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Isabella Mario - Master Thesis at IPP Garching

Master Thesis at the Max-Planck Institute - Garching, Germany
Reported by Isabella Mario. Powered by FuseNet.

My name is Isabella Mario and I am a student from the University of Padova in Italy. I am 24 years old and I have completed my master degree in Physics on the 28th of September in 2016.

My interest in Neutral Beam Injectors

Nuclear Fusion is one of my main interests, because it promisses to provide the world a possibility for a safe and environmentally friendly energy source. The ITER-reactor, which is the most advanced experiment in nuclear fusion, is very important in this regard, since it aims to prove the feasibility of fusion for civil use. In order to reach the required plasma temperatures and currents, ITER partially relies on neutral beam injectors (NBI) to provide the heating and current drive (two NBI systems of 16.5 MW each will be installed in ITER).

My interest in thermonuclear fusion, NBI systems and, in particular, the development of diagnostics related to the characterisation of neutral beams, arose 2 years ago during my bachelor thesis, during which I started working in this field. After the positive experiences of my bachelor thesis, I decided that I wanted to continue working on neutral beam injectors. However, for my master thesis I wanted to do that in a laboratory abroad: the Max-Planck Institut für Plasmaphysik (IPP) in Garching, Germany.

ELISE: a step towards the ITER NBI system.

In March 2016 I started my adventure at IPP, working on infrared thermography analysis of the powerful hydrogen beam at ELISE, which stands for Extraction from a Large Ion Source Experiment. As such, ELISE is inteded to bridge the gap between small-scale prototypes and the full-sized ITER NBI source. The NBI uses a negative ion source with an extraction and acceleration system up to 60 kV. During my thesis, I have characterised the beam properties of ELISE for different operational conditions by means of an infrared analysis of the beam profile on a diagnostic calorimeter. Properties of interest were, for example, the beam width and the beam deflection.

NBI-beam characterisation

In order to analyse the beam, an IR camera was installed outside the tank of the experiment, which was used to observe a diagnostic calorimeter through one of the diagnostic ports in the vessel. Immediately after exposing the calorimeter to the NBI-beam, the beam imprint is measured by the IR camera, which allowed me to locally measure the heat deposited by the beam. To make local measurements easier and to avoid transversal heat conduction, the surface of the calorimeter consisted of a grid of 30 x 30 small blocks with a size of 3.8 cm. Using this procedure, the beam imprint on the calorimeter could be described by a 30 x 30 matrix. Subsequently, by fitting a convolution of Gaussian functions to the acquired imprint, the beam deflection and the beam width could respectively be determined from the positions and widths of the Gaussians fit-functions.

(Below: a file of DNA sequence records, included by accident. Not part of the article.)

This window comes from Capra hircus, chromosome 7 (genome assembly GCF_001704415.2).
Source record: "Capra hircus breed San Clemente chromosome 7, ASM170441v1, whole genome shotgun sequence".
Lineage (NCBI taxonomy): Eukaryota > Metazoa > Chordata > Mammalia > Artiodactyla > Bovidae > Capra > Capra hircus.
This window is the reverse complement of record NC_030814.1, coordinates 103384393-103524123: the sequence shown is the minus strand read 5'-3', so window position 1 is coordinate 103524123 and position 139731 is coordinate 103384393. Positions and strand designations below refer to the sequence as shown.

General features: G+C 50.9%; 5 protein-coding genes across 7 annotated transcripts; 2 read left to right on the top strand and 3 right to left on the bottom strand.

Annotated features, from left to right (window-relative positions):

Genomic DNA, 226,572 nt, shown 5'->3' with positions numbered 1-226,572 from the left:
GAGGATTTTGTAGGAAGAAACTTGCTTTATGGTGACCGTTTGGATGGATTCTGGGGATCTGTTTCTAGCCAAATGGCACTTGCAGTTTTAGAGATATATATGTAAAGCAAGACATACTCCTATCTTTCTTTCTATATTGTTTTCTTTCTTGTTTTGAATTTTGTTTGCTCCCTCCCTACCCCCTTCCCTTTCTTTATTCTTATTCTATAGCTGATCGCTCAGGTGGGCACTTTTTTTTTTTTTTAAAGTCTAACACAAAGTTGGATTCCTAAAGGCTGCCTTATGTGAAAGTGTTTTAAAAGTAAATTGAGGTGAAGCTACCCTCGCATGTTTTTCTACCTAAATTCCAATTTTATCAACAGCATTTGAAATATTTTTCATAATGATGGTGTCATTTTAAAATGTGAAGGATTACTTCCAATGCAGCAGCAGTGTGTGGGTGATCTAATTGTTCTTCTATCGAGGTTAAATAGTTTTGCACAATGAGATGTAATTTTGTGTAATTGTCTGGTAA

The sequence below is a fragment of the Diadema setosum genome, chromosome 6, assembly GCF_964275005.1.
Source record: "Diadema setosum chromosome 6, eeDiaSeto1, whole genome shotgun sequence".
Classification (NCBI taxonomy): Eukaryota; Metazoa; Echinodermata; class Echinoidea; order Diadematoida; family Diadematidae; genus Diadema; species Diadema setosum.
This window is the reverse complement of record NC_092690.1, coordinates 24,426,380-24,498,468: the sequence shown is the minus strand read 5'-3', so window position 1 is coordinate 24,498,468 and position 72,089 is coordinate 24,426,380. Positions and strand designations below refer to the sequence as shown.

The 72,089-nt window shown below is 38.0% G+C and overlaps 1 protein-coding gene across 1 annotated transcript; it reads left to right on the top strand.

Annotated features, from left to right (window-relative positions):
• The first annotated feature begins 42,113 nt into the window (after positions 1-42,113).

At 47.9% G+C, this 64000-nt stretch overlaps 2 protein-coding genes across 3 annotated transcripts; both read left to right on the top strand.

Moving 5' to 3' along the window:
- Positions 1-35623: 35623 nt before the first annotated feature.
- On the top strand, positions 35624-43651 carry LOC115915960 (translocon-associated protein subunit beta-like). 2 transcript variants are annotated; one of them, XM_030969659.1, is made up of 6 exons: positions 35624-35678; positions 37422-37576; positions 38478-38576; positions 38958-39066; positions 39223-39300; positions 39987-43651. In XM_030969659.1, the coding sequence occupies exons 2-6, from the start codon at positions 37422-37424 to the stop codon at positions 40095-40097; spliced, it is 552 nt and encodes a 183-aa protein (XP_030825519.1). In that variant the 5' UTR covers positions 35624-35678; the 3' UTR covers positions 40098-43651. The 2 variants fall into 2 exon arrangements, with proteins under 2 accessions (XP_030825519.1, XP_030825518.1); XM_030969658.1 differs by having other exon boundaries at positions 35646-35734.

The diagnostic system for ELISE and an IR image of the caloriemeter [Courtesy of IPP].

Repeating this experiment for several combinations of set-up parameters, has allowed me to study these two beam-characteristic parameters as a function of the set-up parameters of the experiment, such as the extraction and acceleration potential, the filtering magnetic field, the gas pressure and so on. The results of these measurements were all automatically collected in a database, which now contains information for all beams of the last two years. The reliability and the robustness of the diagnostic were tested by means of an initial cross-check with other beam diagnostics. Finally, the results of my work will contribute to understand the physics behind beam parameter variations.

Adapting diagnostics to give quantitive information

During my project, I was able to collaborate with the other researchers in the group. Moreover, I have learnt how to use VISUAL BASIC, MATLAB and, at the end, I was able to create a database for the diagnostic calorimeter of ELISE that is easily accessible. Due to my work, the diagnostic calorimeter can now be used to give quantitative information on the beam with a precision of about 1 cm, whereas it had previously only been used for a qualitative analysis.

I found my work at IPP a very exciting and satisfying experience, not just because of the work that I have done, but also for the persons that I have met. I would like to thank FuseNet, the European fusion education network, for enabling me to do this by providing me with a solid fund.